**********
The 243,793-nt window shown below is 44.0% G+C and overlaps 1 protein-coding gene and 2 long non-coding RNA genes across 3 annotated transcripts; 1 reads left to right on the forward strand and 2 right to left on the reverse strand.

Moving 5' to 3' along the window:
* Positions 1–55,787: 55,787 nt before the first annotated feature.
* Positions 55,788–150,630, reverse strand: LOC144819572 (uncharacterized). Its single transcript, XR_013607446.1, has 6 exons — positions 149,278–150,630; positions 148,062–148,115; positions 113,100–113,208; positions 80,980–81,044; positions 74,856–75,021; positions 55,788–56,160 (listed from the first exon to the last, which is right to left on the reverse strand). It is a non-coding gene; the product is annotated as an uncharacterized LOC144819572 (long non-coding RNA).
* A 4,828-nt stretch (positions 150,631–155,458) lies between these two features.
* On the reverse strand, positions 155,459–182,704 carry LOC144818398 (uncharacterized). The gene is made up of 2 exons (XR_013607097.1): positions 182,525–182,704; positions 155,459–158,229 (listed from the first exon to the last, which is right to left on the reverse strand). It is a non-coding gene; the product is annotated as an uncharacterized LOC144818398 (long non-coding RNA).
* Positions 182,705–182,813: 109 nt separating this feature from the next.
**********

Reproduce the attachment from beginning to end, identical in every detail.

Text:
The 243,793-nt window shown below is 44.0% G+C and overlaps 1 protein-coding gene and 2 long non-coding RNA genes across 3 annotated transcripts; 1 reads left to right on the forward strand and 2 right to left on the reverse strand.

Moving 5' to 3' along the window:
* Positions 1–55,787: 55,787 nt before the first annotated feature.
* Positions 55,788–150,630, reverse strand: LOC144819572 (uncharacterized). Its single transcript, XR_013607446.1, has 6 exons — positions 149,278–150,630; positions 148,062–148,115; positions 113,100–113,208; positions 80,980–81,044; positions 74,856–75,021; positions 55,788–56,160 (listed from the first exon to the last, which is right to left on the reverse strand). It is a non-coding gene; the product is annotated as an uncharacterized LOC144819572 (long non-coding RNA).
* A 4,828-nt stretch (positions 150,631–155,458) lies between these two features.
* On the reverse strand, positions 155,459–182,704 carry LOC144818398 (uncharacterized). The gene is made up of 2 exons (XR_013607097.1): positions 182,525–182,704; positions 155,459–158,229 (listed from the first exon to the last, which is right to left on the reverse strand). It is a non-coding gene; the product is annotated as an uncharacterized LOC144818398 (long non-coding RNA).
* Positions 182,705–182,813: 109 nt separating this feature from the next.